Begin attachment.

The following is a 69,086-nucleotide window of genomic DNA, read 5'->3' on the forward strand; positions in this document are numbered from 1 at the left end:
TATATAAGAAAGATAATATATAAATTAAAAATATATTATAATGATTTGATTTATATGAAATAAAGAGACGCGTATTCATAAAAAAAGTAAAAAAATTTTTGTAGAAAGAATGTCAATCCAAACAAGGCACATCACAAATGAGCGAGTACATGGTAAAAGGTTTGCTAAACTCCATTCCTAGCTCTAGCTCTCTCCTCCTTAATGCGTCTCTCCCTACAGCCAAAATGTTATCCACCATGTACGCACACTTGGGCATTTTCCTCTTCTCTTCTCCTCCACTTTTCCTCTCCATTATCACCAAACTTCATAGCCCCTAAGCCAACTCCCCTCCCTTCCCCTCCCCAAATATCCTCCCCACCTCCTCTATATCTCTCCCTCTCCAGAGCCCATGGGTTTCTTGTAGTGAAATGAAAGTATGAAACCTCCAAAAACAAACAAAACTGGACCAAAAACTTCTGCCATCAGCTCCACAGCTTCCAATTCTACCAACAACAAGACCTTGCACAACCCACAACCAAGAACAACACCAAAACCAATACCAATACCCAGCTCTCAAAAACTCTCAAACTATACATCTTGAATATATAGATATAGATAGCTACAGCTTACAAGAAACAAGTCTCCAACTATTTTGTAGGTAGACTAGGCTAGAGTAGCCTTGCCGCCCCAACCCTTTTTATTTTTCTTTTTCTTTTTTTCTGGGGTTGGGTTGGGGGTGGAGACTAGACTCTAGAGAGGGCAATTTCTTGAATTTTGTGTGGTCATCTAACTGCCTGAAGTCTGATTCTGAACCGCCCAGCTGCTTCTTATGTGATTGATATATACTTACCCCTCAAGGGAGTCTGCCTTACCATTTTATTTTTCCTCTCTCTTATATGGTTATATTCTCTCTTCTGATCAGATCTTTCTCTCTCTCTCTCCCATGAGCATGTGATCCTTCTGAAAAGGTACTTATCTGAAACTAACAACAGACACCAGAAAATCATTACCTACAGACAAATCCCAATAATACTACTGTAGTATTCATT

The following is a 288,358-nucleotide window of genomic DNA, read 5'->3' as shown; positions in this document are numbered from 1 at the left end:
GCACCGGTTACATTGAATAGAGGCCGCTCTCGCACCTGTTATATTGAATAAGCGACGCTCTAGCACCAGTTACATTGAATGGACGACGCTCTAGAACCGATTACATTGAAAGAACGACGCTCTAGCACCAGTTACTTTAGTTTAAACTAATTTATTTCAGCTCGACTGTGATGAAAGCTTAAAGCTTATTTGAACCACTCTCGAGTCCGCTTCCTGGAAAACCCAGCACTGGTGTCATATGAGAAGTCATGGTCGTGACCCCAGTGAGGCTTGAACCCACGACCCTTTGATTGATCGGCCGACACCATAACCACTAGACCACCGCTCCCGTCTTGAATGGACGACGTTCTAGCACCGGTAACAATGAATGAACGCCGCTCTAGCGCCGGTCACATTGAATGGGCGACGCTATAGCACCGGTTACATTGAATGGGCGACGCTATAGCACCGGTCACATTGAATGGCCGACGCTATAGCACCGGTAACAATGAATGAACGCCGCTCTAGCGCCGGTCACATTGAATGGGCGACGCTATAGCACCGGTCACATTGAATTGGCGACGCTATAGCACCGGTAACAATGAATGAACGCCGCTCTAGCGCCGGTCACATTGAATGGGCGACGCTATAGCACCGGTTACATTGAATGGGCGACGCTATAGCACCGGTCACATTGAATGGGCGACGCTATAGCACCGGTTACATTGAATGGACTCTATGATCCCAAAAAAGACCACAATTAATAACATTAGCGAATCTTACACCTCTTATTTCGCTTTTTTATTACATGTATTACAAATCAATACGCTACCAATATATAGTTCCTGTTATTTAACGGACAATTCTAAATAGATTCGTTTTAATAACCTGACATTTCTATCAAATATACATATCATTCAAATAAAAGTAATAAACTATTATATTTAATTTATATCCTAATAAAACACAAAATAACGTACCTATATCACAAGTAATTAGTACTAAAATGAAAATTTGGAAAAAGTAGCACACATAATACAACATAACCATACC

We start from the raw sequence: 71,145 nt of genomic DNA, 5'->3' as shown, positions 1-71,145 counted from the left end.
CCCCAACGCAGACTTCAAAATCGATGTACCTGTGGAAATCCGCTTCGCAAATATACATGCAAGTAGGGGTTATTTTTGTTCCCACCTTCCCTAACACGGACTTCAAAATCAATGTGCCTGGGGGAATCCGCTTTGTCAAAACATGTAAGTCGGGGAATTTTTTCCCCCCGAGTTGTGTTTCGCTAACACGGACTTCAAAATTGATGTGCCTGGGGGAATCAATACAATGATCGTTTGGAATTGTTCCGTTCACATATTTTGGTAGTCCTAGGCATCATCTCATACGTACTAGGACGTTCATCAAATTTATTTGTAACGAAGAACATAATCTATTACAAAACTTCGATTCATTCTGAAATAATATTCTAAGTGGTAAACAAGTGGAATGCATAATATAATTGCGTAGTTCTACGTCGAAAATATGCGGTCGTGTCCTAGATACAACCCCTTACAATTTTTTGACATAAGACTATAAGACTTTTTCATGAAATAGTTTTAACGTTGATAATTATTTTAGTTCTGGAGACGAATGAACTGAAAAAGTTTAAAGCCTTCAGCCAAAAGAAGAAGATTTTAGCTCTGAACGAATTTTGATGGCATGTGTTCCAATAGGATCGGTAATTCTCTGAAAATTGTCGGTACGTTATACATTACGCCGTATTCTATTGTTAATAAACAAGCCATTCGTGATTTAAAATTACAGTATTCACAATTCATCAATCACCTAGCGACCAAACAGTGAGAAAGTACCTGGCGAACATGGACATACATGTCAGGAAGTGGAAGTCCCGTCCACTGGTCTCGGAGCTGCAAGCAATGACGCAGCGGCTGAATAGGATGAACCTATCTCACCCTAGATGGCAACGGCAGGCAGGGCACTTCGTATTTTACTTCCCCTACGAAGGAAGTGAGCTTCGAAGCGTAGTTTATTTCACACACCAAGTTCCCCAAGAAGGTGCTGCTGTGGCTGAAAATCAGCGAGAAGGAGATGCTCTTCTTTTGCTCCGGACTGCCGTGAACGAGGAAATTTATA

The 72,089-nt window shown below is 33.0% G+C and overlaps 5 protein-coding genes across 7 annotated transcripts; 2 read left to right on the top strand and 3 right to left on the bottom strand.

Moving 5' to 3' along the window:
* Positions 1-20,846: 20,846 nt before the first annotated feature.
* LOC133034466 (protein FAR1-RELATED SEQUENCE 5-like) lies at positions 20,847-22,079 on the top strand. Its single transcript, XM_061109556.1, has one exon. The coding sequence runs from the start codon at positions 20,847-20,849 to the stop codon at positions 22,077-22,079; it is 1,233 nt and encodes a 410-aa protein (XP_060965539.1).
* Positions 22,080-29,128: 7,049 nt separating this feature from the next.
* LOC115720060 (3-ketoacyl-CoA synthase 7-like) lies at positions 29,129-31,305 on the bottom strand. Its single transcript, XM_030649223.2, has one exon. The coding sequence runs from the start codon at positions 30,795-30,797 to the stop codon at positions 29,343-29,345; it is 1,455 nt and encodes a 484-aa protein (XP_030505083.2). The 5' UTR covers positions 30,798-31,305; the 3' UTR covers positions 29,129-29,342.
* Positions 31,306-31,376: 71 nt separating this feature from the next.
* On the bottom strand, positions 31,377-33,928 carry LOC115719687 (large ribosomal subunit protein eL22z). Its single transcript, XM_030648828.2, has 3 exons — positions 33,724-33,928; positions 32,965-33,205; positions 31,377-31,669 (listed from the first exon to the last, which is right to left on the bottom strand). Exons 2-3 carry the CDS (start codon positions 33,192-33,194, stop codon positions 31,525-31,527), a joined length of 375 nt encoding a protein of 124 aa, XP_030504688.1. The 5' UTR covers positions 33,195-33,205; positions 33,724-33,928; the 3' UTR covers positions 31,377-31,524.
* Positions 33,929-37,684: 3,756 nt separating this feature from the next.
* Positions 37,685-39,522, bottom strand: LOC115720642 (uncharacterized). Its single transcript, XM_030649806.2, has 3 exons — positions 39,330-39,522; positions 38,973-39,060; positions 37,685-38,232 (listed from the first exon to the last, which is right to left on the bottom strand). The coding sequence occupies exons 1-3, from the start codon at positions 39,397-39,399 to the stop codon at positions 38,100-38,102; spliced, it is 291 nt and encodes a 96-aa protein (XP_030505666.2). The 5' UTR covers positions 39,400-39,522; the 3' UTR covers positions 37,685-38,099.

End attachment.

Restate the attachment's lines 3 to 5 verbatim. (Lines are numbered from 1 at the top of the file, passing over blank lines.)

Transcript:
The following is a 288,358-nucleotide window of genomic DNA, read 5'->3' as shown; positions in this document are numbered from 1 at the left end:
GCACCGGTTACATTGAATAGAGGCCGCTCTCGCACCTGTTATATTGAATAAGCGACGCTCTAGCACCAGTTACATTGAATGGACGACGCTCTAGAACCGATTACATTGAAAGAACGACGCTCTAGCACCAGTTACTTTAGTTTAAACTAATTTATTTCAGCTCGACTGTGATGAAAGCTTAAAGCTTATTTGAACCACTCTCGAGTCCGCTTCCTGGAAAACCCAGCACTGGTGTCATATGAGAAGTCATGGTCGTGACCCCAGTGAGGCTTGAACCCACGACCCTTTGATTGATCGGCCGACACCATAACCACTAGACCACCGCTCCCGTCTTGAATGGACGACGTTCTAGCACCGGTAACAATGAATGAACGCCGCTCTAGCGCCGGTCACATTGAATGGGCGACGCTATAGCACCGGTTACATTGAATGGGCGACGCTATAGCACCGGTCACATTGAATGGCCGACGCTATAGCACCGGTAACAATGAATGAACGCCGCTCTAGCGCCGGTCACATTGAATGGGCGACGCTATAGCACCGGTCACATTGAATTGGCGACGCTATAGCACCGGTAACAATGAATGAACGCCGCTCTAGCGCCGGTCACATTGAATGGGCGACGCTATAGCACCGGTTACATTGAATGGGCGACGCTATAGCACCGGTCACATTGAATGGGCGACGCTATAGCACCGGTTACATTGAATGGACTCTATGATCCCAAAAAAGACCACAATTAATAACATTAGCGAATCTTACACCTCTTATTTCGCTTTTTTATTACATGTATTACAAATCAATACGCTACCAATATATAGTTCCTGTTATTTAACGGACAATTCTAAATAGATTCGTTTTAATAACCTGACATTTCTATCAAATATACATATCATTCAAATAAAAGTAATAAACTATTATATTTAATTTATATCCTAATAAAACACAAAATAACGTACCTATATCACAAGTAATTAGTACTAAAATGAAAATTTGGAAAAAGTAGCACACATAATACAACATAACCATACC

We start from the raw sequence: 71,145 nt of genomic DNA, 5'->3' as shown, positions 1-71,145 counted from the left end.